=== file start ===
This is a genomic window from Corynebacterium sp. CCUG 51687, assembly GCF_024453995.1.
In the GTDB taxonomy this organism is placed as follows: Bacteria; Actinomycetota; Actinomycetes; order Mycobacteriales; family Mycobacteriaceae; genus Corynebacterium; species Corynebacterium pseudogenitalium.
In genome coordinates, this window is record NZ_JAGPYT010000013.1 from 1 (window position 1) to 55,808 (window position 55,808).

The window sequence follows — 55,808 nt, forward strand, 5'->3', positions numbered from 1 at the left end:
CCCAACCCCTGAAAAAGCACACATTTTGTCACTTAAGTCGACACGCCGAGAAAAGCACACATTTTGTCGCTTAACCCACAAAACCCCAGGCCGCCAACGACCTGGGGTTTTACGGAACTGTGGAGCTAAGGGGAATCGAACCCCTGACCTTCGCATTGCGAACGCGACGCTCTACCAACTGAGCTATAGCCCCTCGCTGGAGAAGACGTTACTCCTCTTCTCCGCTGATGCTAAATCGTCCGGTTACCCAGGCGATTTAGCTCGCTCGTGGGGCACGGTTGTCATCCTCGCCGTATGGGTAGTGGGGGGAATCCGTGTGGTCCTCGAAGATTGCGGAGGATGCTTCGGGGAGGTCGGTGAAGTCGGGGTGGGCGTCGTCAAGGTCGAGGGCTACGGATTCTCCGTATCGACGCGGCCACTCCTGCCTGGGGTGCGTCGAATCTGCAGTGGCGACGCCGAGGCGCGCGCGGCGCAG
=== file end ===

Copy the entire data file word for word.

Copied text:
This is a genomic window from Corynebacterium sp. CCUG 51687, assembly GCF_024453995.1.
In the GTDB taxonomy this organism is placed as follows: Bacteria; Actinomycetota; Actinomycetes; order Mycobacteriales; family Mycobacteriaceae; genus Corynebacterium; species Corynebacterium pseudogenitalium.
In genome coordinates, this window is record NZ_JAGPYT010000013.1 from 1 (window position 1) to 55,808 (window position 55,808).

The window sequence follows — 55,808 nt, forward strand, 5'->3', positions numbered from 1 at the left end:
CCCAACCCCTGAAAAAGCACACATTTTGTCACTTAAGTCGACACGCCGAGAAAAGCACACATTTTGTCGCTTAACCCACAAAACCCCAGGCCGCCAACGACCTGGGGTTTTACGGAACTGTGGAGCTAAGGGGAATCGAACCCCTGACCTTCGCATTGCGAACGCGACGCTCTACCAACTGAGCTATAGCCCCTCGCTGGAGAAGACGTTACTCCTCTTCTCCGCTGATGCTAAATCGTCCGGTTACCCAGGCGATTTAGCTCGCTCGTGGGGCACGGTTGTCATCCTCGCCGTATGGGTAGTGGGGGGAATCCGTGTGGTCCTCGAAGATTGCGGAGGATGCTTCGGGGAGGTCGGTGAAGTCGGGGTGGGCGTCGTCAAGGTCGAGGGCTACGGATTCTCCGTATCGACGCGGCCACTCCTGCCTGGGGTGCGTCGAATCTGCAGTGGCGACGCCGAGGCGCGCGCGGCGCAG